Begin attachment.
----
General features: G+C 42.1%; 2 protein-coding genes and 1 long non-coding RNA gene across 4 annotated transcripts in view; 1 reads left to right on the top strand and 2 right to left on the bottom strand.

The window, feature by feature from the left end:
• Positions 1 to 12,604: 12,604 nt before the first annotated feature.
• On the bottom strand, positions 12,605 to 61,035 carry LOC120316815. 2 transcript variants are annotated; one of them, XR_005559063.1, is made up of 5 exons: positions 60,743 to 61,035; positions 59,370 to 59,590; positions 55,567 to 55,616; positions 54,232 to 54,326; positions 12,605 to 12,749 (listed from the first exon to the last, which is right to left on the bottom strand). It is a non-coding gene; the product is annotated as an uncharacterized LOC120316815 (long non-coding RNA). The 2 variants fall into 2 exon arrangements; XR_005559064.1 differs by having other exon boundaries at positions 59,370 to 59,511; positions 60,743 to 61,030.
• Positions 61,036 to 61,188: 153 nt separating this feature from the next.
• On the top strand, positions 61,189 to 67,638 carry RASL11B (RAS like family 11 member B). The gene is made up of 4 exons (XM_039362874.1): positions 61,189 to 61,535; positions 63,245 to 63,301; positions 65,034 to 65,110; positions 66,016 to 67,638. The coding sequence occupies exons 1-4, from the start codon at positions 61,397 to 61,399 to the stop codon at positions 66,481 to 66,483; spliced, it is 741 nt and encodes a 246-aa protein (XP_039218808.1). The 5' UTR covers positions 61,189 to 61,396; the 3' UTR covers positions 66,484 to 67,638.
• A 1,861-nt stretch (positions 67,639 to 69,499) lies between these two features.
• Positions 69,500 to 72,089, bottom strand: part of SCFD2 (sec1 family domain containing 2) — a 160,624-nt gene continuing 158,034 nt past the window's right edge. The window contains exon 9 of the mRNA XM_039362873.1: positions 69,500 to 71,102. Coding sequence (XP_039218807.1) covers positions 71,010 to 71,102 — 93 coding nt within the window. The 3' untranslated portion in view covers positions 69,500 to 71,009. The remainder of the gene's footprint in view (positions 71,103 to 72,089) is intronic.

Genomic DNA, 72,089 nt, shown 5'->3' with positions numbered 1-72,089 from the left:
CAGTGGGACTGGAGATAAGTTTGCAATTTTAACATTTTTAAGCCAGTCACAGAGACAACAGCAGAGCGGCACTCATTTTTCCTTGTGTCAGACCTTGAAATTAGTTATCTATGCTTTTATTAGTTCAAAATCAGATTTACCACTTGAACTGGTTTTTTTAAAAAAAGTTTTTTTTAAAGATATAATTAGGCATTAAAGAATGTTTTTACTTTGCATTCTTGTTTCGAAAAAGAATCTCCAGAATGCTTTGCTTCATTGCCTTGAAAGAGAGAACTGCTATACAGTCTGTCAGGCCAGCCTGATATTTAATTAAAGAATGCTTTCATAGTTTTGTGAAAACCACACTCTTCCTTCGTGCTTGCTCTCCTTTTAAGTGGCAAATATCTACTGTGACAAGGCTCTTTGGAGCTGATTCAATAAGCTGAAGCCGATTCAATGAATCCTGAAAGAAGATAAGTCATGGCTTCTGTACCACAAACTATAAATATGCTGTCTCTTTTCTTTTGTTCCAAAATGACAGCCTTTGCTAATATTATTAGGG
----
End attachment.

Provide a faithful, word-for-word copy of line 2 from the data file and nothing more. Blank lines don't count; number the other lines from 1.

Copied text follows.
The window, feature by feature from the left end: